Intangible cultural heritages in Auckland to celebrate Chinese New Year
As the most popular annual Chinese Lunar New Year celebration in Auckland, this year's event featured six Chinese intangible cultural heritages including Bohai Mohe silk embroidery and Peking Opera mask painting selected by the cultural departments of Shandong province and Heilongjiang province.
A vivid embroidery portrait of New Zealand Prime Minister Jacinda Ardern presented by Sun Yanling, the fourth-generation inheritor of Bohai Mohe silk embroidery from Northeast China's Heilongjiang province, captivated the fair visitors. This embroidery gift, which took the artist a whole month to complete, conveyed her wish that the friendship between the people of the two countries would last forever.
Sun said the Bohai Mohe silk embroidery has a unique triangular stitch style. This ancient Manchu folk art uses the needle as the brush and creates embroideries as vivid as oil paintings.
What also amazed the visitors was the performance of Peking Opera mask painting by Yan Qun, the inheritor of this cultural heritage from Northeast China’s Heilongjiang province. Surrounded by cheerful visitors, he soon painted several masks of classic figures such as Zhangfei, Dou Erdun and the Monkey King. The moment he put down his brush, many Peaking Opera aficionados just yelled out the names of the mask figures.
You Weiling, the inheritor of the fish skin art from Heze ethnic group in Northeast China's Heilongjiang province, displayed many of her art pieces made of fish skin and scale. By enjoying these exquisite artworks including paintings and traditional ethnic costumes, New Zealanders had a chance to know about the unique fish skin culture of North China’s ethnic groups that have lived by fishing for centuries.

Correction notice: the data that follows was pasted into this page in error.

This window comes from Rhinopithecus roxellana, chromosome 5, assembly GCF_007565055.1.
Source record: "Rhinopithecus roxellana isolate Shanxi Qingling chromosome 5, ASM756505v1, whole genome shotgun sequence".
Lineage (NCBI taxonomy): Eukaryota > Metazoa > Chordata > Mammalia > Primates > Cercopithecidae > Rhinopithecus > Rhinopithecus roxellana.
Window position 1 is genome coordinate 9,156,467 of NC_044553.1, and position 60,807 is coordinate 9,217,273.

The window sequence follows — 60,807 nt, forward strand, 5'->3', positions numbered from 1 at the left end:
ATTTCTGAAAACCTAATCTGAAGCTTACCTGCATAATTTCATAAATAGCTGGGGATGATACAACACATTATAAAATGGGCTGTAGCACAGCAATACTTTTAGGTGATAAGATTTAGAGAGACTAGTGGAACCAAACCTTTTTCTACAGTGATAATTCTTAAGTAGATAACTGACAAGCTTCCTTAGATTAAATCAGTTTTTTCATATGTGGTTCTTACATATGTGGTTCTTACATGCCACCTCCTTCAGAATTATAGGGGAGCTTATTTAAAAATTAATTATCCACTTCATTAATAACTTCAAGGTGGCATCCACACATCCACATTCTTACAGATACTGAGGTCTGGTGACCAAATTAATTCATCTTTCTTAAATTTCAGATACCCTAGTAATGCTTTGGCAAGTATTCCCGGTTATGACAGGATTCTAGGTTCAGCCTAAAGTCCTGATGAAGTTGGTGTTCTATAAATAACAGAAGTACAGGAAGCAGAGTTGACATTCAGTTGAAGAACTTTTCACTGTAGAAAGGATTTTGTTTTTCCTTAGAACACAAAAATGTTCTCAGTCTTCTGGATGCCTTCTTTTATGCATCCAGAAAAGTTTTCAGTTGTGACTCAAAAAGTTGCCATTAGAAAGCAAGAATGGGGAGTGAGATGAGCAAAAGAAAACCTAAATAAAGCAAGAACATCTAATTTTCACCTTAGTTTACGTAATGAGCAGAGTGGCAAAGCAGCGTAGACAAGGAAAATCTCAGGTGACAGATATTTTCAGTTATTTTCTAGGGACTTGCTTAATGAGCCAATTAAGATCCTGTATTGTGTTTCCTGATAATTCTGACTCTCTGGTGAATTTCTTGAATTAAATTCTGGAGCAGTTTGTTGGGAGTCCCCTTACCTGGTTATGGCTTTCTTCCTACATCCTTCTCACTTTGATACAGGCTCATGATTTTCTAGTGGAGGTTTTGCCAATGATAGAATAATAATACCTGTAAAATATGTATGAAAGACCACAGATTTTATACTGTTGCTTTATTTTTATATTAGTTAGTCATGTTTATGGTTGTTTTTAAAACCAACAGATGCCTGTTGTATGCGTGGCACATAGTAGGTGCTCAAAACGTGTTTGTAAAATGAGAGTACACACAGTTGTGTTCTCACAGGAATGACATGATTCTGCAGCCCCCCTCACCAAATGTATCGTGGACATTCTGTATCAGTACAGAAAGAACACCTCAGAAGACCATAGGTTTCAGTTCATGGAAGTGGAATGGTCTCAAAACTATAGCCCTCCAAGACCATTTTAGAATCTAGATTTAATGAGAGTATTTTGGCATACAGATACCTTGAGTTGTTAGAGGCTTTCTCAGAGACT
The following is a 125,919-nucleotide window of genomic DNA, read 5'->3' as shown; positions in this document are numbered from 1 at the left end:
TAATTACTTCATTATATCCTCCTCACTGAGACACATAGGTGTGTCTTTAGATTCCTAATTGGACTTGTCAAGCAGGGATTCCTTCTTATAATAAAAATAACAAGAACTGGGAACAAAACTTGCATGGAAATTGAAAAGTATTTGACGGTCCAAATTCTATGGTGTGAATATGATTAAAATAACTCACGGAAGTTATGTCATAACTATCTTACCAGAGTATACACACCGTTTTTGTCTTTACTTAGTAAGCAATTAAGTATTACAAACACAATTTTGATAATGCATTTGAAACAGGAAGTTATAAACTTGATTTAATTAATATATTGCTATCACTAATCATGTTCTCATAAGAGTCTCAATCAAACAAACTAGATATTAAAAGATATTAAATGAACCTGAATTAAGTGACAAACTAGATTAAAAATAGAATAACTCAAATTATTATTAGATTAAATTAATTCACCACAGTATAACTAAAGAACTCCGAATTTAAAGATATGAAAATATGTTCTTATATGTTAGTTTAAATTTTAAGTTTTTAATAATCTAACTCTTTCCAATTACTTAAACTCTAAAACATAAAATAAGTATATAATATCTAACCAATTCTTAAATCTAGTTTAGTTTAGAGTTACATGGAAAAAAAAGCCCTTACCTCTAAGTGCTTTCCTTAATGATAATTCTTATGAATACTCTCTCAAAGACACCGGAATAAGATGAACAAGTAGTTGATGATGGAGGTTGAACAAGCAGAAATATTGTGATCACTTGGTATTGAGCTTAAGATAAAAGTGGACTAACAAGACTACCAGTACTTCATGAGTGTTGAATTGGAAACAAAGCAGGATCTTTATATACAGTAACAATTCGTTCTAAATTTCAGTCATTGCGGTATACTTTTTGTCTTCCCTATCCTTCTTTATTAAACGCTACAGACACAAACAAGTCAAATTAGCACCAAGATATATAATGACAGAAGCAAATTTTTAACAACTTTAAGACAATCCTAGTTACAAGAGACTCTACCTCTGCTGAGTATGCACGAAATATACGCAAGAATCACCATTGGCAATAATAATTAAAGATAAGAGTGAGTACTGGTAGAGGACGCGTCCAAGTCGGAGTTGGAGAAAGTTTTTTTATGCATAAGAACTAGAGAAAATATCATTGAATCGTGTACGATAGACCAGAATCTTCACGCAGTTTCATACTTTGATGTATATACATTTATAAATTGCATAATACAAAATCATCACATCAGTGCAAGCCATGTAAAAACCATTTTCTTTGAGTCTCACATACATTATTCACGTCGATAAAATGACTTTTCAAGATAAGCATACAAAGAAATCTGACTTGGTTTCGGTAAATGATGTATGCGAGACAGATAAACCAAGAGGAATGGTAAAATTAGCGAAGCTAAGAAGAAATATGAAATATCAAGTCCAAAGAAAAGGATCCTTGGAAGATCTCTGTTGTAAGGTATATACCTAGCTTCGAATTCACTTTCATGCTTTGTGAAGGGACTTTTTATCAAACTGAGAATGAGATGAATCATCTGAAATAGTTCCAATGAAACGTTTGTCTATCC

At the fair, a paper-cut of the famous painting Riverside Scene of Qingming Festival, several meters long, arrested the local visitors. This is the representative work of Lin Huaqiang, the inheritor of paper cutting from Linyi city, East China’s Shandong province. Meanwhile, visitors all of ages learned to make paper-cuts from Lin.
Kites of different vivid images and bright colors were also on display at the fair. Designed and made by Yang Hongwei, the third-generation inheritor of Weifang kites from East China’s Shandong province, these kites added color to the New Year celebration in Auckland.
"The reason why we invited the six intangible cultural heritage inheritors to the 2018 Chinese New Year Flower Fair is that we want to take this opportunity to showcase the diversity of Chinese intangible cultural heritages and Chinese folk culture. Also, we want to provide New Zealanders with a more vivid and stereoscopic impression of Chinese New Year customs," Guo Zongguang, director of the China Cultural Center in New Zealand, said at the fair.